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Portrayal Of The Indian Woman And Discrimination Of Gender In Deshpande’s The Dark Holds No Terror

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Shashi Deshpande draws a canvas of the women who are portrayed in a sensitive manner. Her novels present a social world of intricate relationships and age old traditions that creates gaps and disturbances within the family fold. She pays attention to the dilemma of women who struggle to overcome constricting social norms and attempt to redefine their status. The Dark Holds No Terrors reveals the torturing nature of gender discrimination which is inflicted on the girl child who is a conditioned product of the society, entailed by the social problems. This paper tries to analyze the discrimination of a girl that she undergoes in a family.


Shashi Deshpande, a major Indian English novelist draws a canvas of the women who are portrayed in a sensitive manner. Her main focus of attention is about the world of women and their struggle in the Modern Indian society. Among the feminist writers of the present day, Shashi Deshpande, an award winning Indian novelist, published her first collection of short stories in 1978 and her first novel “The Dark Holds no Terrors” in 1980. Her novels present to the readers a social world of many intricate relationships and the age old traditions, thereby creating unforeseen gaps and disturbances within the family fold.

Portrayal of the Indian Women

Shashi Deshpande deals with the internal world of the Indian women in her novels. She pens the variance between tradition and modernity in relation to women in the middle class life. There is also the theme of the pursuit for a female identity, where women in particular struggle for identity but Indian women struggle all the more with other female members within the families for their identity as matriarchy is one of the major problems that persist in every household. Being unable to fully confront traditional, patriarchal norms of the society, these women characters make an attempt to realize and preserve their identity not only as women but also as human beings.

Her works ardently pays attention to the dilemma of women who have to struggle to overcome constricting social norms and make an attempt to redefine their status. She captures the nerves of the typical tradition Indian women and delves deep into the feminist issues in her novels like marital suffocation, rape, in and outside the marriage, sexiest discrimination issues of working women spinsters, etc. Being caged in this woman’s world of experience, Deshpande hopes to rise as a kind of female Tolstoy who can create real, rounded characters and not merely women characters created for men. As Sarla Palkar say’s “For a long time, woman has existed as a gap, as an absence in literature...this is not only true of the fiction created by men, but also by women, who have mostly confined themselves to writing love stories or dealing with the experiences of women in a superficial manner. Which represses the truth about the majority of their sisters and their lives?”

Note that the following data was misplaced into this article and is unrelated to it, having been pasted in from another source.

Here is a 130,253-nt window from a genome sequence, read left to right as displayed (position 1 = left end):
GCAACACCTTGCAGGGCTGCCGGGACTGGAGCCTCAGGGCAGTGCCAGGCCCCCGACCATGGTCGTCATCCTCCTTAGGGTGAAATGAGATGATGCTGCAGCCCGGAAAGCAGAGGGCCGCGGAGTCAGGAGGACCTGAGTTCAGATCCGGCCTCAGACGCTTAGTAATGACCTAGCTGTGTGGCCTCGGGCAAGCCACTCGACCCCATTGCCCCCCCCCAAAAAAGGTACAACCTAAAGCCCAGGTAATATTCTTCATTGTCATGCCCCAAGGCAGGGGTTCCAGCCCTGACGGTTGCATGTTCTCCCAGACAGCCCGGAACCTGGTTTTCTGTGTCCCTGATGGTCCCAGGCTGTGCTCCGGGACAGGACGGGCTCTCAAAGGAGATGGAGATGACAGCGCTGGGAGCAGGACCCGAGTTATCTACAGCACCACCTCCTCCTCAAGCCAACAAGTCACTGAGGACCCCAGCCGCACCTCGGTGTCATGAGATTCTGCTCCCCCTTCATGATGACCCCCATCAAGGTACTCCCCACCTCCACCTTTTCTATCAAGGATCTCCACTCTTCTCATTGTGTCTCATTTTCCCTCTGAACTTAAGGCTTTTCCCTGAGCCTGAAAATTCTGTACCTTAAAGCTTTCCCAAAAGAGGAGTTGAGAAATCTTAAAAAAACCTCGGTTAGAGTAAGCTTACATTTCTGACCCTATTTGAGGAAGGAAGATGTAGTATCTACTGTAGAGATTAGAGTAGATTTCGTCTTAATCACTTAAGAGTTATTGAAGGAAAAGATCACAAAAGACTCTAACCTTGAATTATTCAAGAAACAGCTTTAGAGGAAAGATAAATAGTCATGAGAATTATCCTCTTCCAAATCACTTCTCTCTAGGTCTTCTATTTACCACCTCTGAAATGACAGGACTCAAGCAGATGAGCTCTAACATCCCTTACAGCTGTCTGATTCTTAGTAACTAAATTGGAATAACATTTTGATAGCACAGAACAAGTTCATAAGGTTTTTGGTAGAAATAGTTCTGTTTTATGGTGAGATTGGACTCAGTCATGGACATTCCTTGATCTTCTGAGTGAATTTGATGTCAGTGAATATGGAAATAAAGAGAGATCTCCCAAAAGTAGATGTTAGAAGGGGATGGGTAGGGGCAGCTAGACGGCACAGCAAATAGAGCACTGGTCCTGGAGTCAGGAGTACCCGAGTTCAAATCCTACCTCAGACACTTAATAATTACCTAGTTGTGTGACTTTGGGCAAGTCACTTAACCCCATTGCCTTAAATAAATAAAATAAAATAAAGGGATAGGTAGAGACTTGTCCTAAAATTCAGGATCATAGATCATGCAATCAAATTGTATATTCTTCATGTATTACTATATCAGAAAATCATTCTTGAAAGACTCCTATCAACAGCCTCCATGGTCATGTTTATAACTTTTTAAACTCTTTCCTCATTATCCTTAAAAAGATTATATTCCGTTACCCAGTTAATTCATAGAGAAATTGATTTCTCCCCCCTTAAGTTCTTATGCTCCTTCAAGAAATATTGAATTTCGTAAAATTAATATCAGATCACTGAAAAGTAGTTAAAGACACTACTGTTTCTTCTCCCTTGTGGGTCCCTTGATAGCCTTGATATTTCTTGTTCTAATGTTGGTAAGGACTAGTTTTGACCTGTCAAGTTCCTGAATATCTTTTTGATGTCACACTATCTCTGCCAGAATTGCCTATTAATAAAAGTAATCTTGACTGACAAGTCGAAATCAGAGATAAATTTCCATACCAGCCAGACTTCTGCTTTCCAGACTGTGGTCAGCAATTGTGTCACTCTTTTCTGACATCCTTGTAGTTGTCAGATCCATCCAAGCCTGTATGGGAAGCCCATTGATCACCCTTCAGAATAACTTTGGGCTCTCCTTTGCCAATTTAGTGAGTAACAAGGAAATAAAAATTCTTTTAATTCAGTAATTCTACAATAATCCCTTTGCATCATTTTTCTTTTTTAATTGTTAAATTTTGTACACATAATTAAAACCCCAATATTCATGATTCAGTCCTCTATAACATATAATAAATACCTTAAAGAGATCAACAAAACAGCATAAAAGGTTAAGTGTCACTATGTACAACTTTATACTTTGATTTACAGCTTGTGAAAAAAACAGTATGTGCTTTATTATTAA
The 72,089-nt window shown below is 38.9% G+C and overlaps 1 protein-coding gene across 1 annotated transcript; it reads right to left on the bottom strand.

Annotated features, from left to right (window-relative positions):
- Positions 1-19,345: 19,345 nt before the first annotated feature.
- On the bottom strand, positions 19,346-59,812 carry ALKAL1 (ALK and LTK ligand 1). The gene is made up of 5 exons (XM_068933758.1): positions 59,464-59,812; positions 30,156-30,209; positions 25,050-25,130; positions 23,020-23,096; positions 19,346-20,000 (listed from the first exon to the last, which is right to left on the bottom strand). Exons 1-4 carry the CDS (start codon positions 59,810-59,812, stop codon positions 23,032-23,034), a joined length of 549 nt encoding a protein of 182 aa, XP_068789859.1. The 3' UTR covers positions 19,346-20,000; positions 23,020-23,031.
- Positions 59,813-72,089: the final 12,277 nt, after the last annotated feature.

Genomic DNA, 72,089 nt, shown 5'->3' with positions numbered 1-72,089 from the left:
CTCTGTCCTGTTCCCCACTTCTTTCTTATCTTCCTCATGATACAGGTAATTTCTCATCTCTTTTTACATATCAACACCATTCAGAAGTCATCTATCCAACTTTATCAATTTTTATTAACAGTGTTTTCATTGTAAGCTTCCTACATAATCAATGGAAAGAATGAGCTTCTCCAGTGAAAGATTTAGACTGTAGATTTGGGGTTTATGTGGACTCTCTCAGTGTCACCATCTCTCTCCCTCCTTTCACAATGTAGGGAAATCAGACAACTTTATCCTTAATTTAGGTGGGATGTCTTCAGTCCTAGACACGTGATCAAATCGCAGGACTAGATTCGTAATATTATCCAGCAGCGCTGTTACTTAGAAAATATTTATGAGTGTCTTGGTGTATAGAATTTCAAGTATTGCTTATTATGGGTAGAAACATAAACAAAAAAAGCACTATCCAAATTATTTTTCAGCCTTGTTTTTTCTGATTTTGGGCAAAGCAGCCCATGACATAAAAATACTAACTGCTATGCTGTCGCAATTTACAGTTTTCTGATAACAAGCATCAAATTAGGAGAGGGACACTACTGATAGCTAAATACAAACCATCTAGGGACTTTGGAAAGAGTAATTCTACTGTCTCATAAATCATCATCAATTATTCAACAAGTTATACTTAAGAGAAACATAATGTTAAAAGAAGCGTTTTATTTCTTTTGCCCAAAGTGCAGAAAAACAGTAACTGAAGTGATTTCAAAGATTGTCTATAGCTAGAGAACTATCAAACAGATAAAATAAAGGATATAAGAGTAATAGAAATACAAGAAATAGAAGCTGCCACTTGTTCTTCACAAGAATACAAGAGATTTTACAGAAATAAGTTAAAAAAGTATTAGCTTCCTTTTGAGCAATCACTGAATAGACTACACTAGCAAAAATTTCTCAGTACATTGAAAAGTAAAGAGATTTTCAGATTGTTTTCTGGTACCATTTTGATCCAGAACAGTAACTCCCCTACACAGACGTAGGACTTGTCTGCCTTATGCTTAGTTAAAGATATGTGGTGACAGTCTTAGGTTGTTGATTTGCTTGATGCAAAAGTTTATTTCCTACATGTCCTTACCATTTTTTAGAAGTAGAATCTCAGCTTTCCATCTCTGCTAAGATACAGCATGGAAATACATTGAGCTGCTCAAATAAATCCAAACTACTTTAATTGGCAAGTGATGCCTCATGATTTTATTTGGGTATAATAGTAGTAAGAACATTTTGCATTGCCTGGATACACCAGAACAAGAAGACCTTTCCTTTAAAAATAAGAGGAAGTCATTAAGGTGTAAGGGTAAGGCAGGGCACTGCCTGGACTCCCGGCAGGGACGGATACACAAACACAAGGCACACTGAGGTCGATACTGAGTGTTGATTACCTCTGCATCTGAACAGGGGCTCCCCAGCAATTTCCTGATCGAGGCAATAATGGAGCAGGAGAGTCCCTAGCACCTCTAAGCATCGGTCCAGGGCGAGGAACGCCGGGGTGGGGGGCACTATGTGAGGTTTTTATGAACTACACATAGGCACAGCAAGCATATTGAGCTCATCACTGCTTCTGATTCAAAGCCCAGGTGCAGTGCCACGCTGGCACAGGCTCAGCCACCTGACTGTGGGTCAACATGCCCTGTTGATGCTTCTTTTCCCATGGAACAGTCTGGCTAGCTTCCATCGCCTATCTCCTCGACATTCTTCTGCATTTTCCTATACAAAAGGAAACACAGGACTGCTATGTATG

Discrimination of Gender

Deshpande’s novels reveal the man-made patriarchal traditions and the uneasiness of the modern Indian women in being a part of them. Though her novels are set in a limited environment of the Indian society, the heightened sensibility of her protagonists help them in their attempts to carve a niche, however small for themselves. Gendered interpretation of literacy texts enables us to examine man-woman relationship as an axis of prevalent social inequality. Gender identity is a compulsory phase of our cognition - individual as well as collective. Internationalization of general identities conditions one’s own cognitive and behavioral patterns. Cultural internationalization of gendered conduct intensifies at places of learning, work and social interaction.

Her first novel, The Dark Holds No Terrors, reveals the torturing nature of gender discrimination which is inflicted on the girl child - mothers, who themselves are a conditioned product of society, entailed by the social problems. Freedom that is routinely given to a boy is denied to the girls. Deshpande sketches how this gender preference develops mortification, revolution and even insurgence among the girls. The Dark Holds No Terrors is a script of a marriage that is on the rocks. Sarita, the central character, who is a successful doctor, gets married to a lower-caste Manohar, against the wishes of her parents’ and walks out of her house. Sarita, who is a successful doctor during the day time, is terrified at night and is an ensnared animal in the hands of her husband, Manohar who is an English teacher in a small college.

Women as viewed in the Family

The novel’s initial pages begin with Saru coming back to her parental house after a gap of fifteen years. She promises never to return. But, she makes a u-turn to seek refuge using her mother’s death as an excuse. She goes back home hoping to find solace away from her husband’s frightening and inexplicable sadism. Deshpande’s characters withdraw not into a world of fantasy but into a world away from the suffocating circumstances of their life. The protagonist, Sarita is able to analyse her future more positively only after delving into her past, relieving past experiences and rethinking past ideas and attitudes. Sarita puts it succinctly and says: “and to do that I must get away. Yes, that’s why I’m going to get away from this house, this paradise of matching curtains and handloom bed spreads, the hell of savagery and submission.”

It is only when Sarita withdraws from her immediate family, her husband and children that she is able to overcome her sense of guilt which has been propelled upon her by societal norms and the expectations of others. Her mother repeats it and after that Sarita begins to believe herself responsible for her brother Dhruva’s death. Much later when her father says “I never blamed you”. Sarita is able to see the untruth of the accusation. She now realizes that she has not failed as a daughter because she had not walked out on her parents. In fact it is her mother who had shut her out of her affections and even cursed her after Dhruva’s death. “She has many psychological knots woven into her personality, and is ingrained with a why didn’t you die? Why are you alive when he’s dead?”